But loyal high street savers will still be missing out if they don’t switch – even if their rate rises by the full base rate rise
As widely predicted and at long last, for the first time in a decade, the Bank of England has today raised the base rate from 0.25% to 0.50%.
Savers who have suffered years of rock bottom interest rates will be cheered by today’s news, but while we wait to see how providers respond, as always, our advice is to remain active to achieve the best rates now.
We’ll have to wait and see if the full rise is extended to all variable rate accounts – but it’s unlikely. And while the base rate rise takes immediate effect, any increases to your savings rates are likely to take a little longer to filter through.
Even if your provider does pass on the full rate rise, if your savings are languishing in a high street account, you could still be getting a really raw deal.
For example, NatWest and HSBC are both currently paying easy access customers just 0.01% gross/AER. If they pass the full 0.25% base rate rise to these customers, on a balance of £10,000, the interest earned will increase from £1 per annum to £26 gross per annum.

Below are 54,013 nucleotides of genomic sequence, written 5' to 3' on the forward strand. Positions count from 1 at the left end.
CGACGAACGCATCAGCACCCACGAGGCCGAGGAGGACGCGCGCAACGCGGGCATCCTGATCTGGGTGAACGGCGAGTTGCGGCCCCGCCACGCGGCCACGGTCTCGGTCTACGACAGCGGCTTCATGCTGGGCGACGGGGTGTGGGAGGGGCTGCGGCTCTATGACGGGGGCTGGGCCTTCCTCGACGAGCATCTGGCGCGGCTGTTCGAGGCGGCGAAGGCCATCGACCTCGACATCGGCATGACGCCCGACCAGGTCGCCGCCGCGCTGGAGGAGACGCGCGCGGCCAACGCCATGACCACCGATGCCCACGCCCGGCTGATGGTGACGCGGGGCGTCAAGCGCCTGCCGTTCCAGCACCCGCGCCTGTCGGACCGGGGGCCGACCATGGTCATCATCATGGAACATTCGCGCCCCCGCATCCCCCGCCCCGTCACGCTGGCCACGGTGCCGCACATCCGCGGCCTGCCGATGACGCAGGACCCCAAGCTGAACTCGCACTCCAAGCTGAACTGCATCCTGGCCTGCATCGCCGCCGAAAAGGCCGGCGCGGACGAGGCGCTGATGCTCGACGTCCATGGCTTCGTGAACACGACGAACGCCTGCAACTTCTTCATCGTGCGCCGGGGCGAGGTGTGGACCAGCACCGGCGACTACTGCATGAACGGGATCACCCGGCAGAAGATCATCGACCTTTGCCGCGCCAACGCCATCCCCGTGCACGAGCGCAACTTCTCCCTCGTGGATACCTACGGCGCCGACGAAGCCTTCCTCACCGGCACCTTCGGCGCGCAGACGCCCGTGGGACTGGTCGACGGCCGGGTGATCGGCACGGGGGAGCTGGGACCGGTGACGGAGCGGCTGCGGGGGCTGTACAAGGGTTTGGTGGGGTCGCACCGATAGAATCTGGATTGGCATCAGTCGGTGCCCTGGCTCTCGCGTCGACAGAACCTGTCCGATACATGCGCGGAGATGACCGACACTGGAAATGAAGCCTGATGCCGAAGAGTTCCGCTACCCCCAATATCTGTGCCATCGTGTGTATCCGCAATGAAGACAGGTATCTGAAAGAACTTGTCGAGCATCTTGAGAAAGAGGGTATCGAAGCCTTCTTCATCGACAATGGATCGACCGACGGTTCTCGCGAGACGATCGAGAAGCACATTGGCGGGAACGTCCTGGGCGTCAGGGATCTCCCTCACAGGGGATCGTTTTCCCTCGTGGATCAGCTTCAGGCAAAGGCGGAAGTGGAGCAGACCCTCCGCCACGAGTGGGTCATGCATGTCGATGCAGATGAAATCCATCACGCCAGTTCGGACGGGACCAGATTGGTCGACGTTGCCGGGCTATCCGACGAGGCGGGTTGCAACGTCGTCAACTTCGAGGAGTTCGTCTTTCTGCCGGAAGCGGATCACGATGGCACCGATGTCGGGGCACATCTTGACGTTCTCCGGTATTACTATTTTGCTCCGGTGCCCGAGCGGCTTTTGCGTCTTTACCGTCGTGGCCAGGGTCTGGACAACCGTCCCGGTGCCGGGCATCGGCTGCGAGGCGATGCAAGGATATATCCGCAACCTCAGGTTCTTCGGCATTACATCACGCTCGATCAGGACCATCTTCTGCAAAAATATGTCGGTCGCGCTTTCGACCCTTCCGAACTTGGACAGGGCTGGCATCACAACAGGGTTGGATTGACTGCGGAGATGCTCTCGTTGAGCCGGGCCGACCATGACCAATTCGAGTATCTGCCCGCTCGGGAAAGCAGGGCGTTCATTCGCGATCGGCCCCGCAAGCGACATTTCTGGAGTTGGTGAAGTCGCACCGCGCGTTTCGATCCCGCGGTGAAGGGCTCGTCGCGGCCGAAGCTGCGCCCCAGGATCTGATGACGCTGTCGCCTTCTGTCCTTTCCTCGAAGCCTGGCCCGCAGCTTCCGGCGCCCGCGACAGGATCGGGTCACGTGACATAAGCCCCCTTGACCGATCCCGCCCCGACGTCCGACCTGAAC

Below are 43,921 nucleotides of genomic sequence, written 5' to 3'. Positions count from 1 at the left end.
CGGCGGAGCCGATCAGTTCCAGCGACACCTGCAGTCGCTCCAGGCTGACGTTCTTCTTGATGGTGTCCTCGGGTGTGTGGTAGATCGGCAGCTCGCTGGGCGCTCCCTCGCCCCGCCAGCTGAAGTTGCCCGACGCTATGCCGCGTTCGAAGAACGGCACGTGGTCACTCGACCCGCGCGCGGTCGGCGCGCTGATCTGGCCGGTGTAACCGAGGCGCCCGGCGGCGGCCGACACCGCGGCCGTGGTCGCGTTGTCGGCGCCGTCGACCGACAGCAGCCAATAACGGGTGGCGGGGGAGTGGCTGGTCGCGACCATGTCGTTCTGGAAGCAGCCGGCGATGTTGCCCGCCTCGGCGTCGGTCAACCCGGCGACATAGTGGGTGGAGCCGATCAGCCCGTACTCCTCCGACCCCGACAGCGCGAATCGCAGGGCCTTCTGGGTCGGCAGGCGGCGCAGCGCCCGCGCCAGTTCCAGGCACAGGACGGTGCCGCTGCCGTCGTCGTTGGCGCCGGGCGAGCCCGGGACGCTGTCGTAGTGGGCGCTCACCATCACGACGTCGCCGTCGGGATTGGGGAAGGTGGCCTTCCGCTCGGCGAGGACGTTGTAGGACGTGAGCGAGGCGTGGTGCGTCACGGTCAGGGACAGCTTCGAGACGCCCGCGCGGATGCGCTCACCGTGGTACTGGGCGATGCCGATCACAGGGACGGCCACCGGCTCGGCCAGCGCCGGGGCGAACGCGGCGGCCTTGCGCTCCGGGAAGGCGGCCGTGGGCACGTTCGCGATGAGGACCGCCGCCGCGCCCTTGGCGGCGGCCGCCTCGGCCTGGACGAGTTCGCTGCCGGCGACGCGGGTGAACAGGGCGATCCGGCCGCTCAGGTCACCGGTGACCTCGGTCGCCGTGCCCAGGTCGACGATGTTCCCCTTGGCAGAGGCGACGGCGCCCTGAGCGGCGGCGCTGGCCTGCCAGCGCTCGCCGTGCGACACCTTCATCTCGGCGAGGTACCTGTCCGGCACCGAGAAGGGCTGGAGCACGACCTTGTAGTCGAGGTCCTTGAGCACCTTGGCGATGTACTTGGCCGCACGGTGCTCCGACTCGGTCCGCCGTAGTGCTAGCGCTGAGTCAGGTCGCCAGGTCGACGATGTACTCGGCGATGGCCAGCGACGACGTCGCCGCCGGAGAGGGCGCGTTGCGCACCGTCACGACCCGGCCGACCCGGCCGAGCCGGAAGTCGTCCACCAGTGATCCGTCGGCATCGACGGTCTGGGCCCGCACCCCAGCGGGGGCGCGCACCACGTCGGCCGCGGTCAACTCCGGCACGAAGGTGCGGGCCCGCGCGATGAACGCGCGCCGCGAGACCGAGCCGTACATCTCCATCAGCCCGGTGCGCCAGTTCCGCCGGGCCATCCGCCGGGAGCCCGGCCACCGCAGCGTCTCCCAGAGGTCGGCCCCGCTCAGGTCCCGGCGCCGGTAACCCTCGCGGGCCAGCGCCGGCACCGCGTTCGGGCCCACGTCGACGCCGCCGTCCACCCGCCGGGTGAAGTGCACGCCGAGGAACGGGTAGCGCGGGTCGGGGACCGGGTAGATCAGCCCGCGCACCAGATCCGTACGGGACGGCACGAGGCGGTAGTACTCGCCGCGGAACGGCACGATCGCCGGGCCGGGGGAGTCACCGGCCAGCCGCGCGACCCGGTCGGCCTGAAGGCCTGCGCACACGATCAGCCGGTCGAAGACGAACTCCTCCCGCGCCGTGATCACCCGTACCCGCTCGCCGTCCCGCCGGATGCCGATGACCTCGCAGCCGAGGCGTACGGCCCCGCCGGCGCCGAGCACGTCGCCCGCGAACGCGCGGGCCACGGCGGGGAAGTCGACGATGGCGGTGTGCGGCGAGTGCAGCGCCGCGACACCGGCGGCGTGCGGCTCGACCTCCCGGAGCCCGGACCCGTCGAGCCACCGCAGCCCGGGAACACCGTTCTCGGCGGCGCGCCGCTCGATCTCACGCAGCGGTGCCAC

However, a savvy saver in the RCI Bank Freedom Savings Account or the Birmingham Midshires Online Saver will currently be earning £130 gross per year (1.30% gross/AER) – still over £100 more than with NatWest or HSBC after a 0.25% rate rise.
This highlights that it’s more important than ever to vote with your feet and earn as much interest as you can elsewhere, using all the tools in your armoury – including high interest paying current accounts.
Nationwide, for example offers 5% AER on balances of up to £2,500 (there is no interest payable on the balances above this) – but this rate includes a bonus of 4% for the first 12 months – and you need to deposit a minimum of £1,000 each month to qualify for the bonus.
Tesco Bank and TSB Bank pay 3% AER on balances of up to £3,000 and £1,500 respectively – but again you need to make a minimum deposit each month, along with meeting some other terms and conditions, such as setting up direct debits and registering for internet banking.
Apart from high interest paying current accounts, the best rates available are likely to be offered by lesser-known providers – but as long as they are covered by the Financial Services Compensation Scheme (FSCS) or equivalent and you stick within the limits, it may be time to take a leap of well-informed faith to get a better deal. For more information, please look at our FSCS Guide
So, our advice is that while a base rate rise is great news for savers, don’t assume your provider will pass on the rate rise; Keep active to ensure you are getting the best rate. If your savings are with a high street provider then switching to a best buy account today will significantly increase the amount of interest you earn.
For more information about which savings account is right for you and how much more you could be earning, call one of our savings experts on 0800 0119 705 today.